Quick thoughts on Wednesday's games:
Three closers blew ninth-inning leads -- Phil Coke of the Tigers, Fernando Rodney of the Rays and Chris Perez of the Indians. The Rays and Indians ended up winning their games anyway, so no harm, no foul. Of the three the one I'd most worry about is Rodney, because he was so good last year and the Rays need him to dominate once again. Coke entered with a 2-1 lead after Joaquin Benoit had walked the leadoff hitter in the ninth, and Coke gave up a little flare to right and then a two-run double to Eduardo Escobar that was tagged to deep left-center but Austin Jackson and Andy Dirks had a miscommunication, letting the ball drop. I'm not that worried yet about Detroit's closer-by-committee situation, as I still think they have enough good arms down there to make it work.
The other closer to really worry about, however, is Milwaukee's John Axford. After giving up a game-tying homer in the opener, he pitched the ninth while down 4-3 and allowed five hits and two runs, failing to get three outs. Rockies beat writer Troy Renck reported on Twitter that a scout said hitters are seeing Axford's release point so easily that it's almost like he's tipping his pitches. I don't see how the Brewers can use him in a save situation again until he proves he can actually go through an inning without giving up a home run. (Carlos Gomez did have the play of the day, however.
Watched Tim Lincecum's start and it wasn't pretty, although he escaped with the win despite walking seven batters in five innings. How rare is that? Tommy Hanson was the only starter to walk seven batters last year and come away with a victory. Like with Roy Halladay, we're still left wondering what lies ahead.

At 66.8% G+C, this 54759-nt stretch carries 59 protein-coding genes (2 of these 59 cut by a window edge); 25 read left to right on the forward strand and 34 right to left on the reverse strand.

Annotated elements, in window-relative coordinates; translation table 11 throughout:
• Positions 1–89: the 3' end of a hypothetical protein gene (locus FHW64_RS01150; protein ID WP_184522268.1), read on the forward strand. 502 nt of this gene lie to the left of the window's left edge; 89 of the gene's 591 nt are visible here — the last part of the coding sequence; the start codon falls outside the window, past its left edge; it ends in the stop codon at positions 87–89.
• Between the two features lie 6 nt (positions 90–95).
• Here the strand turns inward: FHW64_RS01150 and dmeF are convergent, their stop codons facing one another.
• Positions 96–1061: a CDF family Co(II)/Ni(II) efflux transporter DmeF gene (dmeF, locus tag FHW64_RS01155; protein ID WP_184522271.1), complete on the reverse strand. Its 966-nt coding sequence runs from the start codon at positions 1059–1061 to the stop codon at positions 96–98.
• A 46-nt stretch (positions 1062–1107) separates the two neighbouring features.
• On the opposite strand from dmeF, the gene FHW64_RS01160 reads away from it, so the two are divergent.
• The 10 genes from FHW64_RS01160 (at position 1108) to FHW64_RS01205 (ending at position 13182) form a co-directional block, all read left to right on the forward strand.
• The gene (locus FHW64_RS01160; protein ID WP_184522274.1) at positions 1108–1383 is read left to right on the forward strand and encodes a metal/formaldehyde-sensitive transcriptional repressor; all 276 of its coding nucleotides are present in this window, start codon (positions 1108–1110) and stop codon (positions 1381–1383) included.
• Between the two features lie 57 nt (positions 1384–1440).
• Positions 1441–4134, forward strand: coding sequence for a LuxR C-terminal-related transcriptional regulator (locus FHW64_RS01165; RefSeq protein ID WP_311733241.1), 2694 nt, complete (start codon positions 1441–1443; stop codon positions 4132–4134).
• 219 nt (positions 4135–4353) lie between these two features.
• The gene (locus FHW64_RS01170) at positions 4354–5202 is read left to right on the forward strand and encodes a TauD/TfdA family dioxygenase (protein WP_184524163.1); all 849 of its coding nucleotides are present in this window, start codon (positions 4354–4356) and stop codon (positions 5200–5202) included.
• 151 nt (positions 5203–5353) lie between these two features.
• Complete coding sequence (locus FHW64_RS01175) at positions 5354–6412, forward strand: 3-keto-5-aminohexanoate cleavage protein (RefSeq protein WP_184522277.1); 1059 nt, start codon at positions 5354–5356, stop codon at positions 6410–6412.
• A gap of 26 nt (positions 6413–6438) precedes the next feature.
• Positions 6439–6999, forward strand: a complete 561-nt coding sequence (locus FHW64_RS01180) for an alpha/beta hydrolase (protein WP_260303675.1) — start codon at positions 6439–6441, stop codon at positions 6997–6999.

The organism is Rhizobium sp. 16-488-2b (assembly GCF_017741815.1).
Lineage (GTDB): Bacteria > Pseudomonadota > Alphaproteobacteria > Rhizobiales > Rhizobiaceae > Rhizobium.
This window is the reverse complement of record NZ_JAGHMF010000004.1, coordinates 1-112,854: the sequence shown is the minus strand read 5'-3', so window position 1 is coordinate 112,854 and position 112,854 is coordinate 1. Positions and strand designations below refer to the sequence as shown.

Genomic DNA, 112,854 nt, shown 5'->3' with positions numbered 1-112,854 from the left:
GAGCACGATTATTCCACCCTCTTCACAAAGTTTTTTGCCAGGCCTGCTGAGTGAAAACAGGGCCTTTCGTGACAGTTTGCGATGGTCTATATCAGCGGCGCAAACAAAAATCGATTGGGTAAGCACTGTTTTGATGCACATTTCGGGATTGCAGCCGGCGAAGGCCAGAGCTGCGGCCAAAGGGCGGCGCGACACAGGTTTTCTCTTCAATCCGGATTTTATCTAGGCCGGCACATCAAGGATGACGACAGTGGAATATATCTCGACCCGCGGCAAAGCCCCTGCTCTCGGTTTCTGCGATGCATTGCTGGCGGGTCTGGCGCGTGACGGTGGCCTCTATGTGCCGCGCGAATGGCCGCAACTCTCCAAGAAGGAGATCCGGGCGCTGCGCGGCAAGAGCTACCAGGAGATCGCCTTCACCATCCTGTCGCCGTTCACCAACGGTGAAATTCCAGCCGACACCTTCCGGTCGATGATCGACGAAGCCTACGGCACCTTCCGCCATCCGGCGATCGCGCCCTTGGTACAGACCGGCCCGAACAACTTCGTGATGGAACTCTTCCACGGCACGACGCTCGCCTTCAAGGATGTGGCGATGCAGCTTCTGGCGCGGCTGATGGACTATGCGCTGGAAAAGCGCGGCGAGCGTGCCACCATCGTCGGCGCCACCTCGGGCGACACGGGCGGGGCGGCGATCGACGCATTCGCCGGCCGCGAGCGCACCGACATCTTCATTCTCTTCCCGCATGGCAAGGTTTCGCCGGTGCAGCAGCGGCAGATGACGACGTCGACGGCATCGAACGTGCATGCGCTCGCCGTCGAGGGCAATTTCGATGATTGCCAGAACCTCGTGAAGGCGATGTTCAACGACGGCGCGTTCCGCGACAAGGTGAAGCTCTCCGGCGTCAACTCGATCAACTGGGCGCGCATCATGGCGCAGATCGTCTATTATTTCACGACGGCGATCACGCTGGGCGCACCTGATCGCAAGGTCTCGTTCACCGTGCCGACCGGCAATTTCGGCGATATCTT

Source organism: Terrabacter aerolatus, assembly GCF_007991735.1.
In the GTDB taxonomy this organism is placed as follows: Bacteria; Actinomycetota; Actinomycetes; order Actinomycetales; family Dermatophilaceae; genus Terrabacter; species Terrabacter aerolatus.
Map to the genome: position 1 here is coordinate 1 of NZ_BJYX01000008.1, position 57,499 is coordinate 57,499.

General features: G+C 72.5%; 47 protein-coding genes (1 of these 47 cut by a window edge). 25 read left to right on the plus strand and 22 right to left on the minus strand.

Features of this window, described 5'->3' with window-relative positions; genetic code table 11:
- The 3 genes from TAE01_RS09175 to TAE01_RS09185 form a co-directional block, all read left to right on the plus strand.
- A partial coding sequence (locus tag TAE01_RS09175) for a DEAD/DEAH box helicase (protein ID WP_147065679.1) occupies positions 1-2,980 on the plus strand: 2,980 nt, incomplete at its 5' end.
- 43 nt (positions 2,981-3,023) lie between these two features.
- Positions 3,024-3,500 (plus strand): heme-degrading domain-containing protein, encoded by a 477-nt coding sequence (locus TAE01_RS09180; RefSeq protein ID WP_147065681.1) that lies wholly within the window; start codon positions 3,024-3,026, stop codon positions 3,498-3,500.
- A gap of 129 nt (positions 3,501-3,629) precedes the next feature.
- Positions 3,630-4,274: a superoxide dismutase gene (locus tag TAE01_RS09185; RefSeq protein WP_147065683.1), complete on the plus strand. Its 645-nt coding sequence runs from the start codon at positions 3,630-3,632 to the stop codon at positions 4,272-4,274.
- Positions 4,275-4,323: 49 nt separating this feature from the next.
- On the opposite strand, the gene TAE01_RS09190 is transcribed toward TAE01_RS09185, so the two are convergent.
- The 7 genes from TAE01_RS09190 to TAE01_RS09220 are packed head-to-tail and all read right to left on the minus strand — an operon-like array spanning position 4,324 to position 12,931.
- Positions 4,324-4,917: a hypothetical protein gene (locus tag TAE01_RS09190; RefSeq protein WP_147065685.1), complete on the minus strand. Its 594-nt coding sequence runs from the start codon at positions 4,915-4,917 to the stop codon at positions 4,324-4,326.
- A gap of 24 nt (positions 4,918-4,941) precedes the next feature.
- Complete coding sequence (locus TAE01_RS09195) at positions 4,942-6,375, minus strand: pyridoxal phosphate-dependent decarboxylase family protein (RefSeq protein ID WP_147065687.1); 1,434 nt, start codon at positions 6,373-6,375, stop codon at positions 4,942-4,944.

Great game in Arizona that I didn't stay up for, the Diamondbacks beating the Cardinals 10-9 in 16 innings. Josh Collmenter pitched five innings to get the win, which begs the question: How many teams even have a reliever like that anymore, a guy you can leave in to soak up innings? Collmenter has spent parts of the past two seasons in the Arizona rotation. (Although I don't understand moves like this: David Hernandez, one of the best setup guys in the game, pitched just one inning and 10 pitches. In a tie game, why remove him so quickly? In a tie game, don't you have to think about the game being extended and how you want as many innings as possible from your best relievers? Especially since Arizona doesn't even play on Thursday. It worked out in the end for Kirk Gibson, but I hate that rote "remove a guy after one inning" mind-set and ignoring his pitch count.)
Was watching Halladay pitch, so missed Matt Harvey's gem for the Mets (7 IP, 1 H, 0 R, 2 BB, 10 SO). I think I'll be watching some of his starts soon enough. In a postgame interview, he said he had command of his fastball to both sides of the plate, and didn't have to shake off catcher John Buck all game.
The Astros, Marlins or Yankees: Which team will be worse? Just kidding, Yankees fans! (Sort of.)